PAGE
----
I recently donated to a maternity hospital in Somalia called Edna Adan University hospital. Apparently, that part of the world is among the highest in infant and maternal mortality rates. I felt awful reading about it, but at the same time I was grateful that this wonderful woman has dedicated her life to helping these mothers and children. I also was grateful to be able to contribute to their well-being in some small financial way. That’s a much better approach than feeling hopeless and bad about it. Obviously, I just have to remind myself of that attitude more. If you’d like to check out this hospital, the link is as follows:

Your thoughts … I’d love to hear them

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Obviously, I have to continue reading “The Art of Happiness!”

Thursday, May 19, 2011

"The Art of Happiness: A Handbook for Living"

I haven’t written a post in a while. I realized this morning that was a reflection of where I am right now. I am in a very introspective mode.

A couple of weeks ago, I realized that I felt very scattered. I can’t pinpoint the reason for that, I just was. I felt like I was getting too caught up in every little thing that was happening around me.

Things that normally I would blow off were all of a sudden turning into major stress points of my day. It’s great when I’m able to realize that and get back to center.

Going within …

I had to withdraw and go within. I find that to be the healthiest approach any time I felt as if I’m about to spiral emotionally. I meditate more and become a lot more cognizant of my interactions.

I have a library of over 100 books. I just love books. I can’t claim that I have read all of them and I am getting better about buying a book knowing I will read it at a much later time.

I was browsing my books the other day, when I came across, “The Art of Happiness: A Handbook for Living” by the Dalai Lama and Howard Cutler. I started reading it and found that it was exactly what I needed. It’s amazing how things work out that way.

Going back in time

While reading it the other night, a paper fell out of it. It was from a day timer I had in the year 2000. On November 1, 2000 I had an appointment for a manicure at 11:30 am. That was pretty wild to see.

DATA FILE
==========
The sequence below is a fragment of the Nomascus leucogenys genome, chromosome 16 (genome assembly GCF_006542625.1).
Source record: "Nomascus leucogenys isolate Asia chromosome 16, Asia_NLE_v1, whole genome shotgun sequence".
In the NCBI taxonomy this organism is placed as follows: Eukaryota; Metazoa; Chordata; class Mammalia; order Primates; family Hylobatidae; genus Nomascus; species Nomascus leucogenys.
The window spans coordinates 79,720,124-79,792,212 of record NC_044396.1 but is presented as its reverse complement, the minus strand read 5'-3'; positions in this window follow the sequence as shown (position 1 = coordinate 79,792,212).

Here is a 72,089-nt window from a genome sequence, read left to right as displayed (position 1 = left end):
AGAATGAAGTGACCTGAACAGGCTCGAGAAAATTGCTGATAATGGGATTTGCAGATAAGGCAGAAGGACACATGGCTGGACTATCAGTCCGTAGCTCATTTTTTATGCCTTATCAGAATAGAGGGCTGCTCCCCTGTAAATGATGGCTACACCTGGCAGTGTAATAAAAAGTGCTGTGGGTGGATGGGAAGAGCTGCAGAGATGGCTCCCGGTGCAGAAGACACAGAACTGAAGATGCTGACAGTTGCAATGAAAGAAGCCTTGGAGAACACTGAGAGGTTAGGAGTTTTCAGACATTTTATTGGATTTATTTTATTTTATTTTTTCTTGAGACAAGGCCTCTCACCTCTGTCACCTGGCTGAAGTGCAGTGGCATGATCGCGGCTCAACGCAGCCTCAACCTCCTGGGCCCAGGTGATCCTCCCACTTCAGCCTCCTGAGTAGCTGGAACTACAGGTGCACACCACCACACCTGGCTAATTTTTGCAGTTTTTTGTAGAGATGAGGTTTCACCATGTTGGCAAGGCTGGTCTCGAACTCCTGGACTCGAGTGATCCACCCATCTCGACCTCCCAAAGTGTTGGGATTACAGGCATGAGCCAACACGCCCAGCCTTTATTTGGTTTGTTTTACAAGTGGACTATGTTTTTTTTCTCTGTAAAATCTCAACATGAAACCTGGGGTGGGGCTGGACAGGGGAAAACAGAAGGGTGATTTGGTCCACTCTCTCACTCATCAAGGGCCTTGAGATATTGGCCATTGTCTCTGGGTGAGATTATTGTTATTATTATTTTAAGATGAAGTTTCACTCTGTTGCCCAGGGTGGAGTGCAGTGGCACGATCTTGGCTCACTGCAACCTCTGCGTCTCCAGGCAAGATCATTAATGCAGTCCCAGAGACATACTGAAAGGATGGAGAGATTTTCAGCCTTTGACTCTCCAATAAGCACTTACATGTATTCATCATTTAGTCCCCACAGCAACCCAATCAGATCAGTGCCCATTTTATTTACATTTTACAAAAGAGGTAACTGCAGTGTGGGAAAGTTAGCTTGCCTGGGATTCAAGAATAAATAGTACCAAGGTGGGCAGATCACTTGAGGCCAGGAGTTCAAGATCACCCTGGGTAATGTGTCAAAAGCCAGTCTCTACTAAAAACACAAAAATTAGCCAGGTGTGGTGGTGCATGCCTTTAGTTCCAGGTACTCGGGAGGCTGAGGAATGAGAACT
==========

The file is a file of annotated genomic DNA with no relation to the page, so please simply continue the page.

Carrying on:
I started remembering my life in the year 2000. It was the year we got married, the year we moved to Colorado, the year we took tons of trips everywhere, the year I bought my first mountain bike, we didn’t have kids but we had two awesome dogs. It was fun to go back in time for a while. That exercise alone brought me happiness.

Words of wisdom from the Dalai Lama

What has stayed with me the most from reading this book so far, is the thought of compassion. The Dalai Lama implies that our whole existence is to achieve happiness and the method to do that is to have compassion for humanity.

If you have compassion, then the person who just cut you off while driving will not make you mad. If you have compassion, then you can pretty much deal with any situation that comes your way.

I’ve really thought about that concept these last couple of weeks. It’s a very settled way to be. He also says that we are inherently compassionate and happy. It’s the experiences that come our way and how we take them on, that allow negativity and sadness to become part of who we are.

He goes on to say that we need to realize what experiences make us happy and bring more of them into our life. We also have to face those experiences that don’t bring us joy and challenge them. It’s a different approach than not dealing with them at all. It’s a much healthier way to approach something.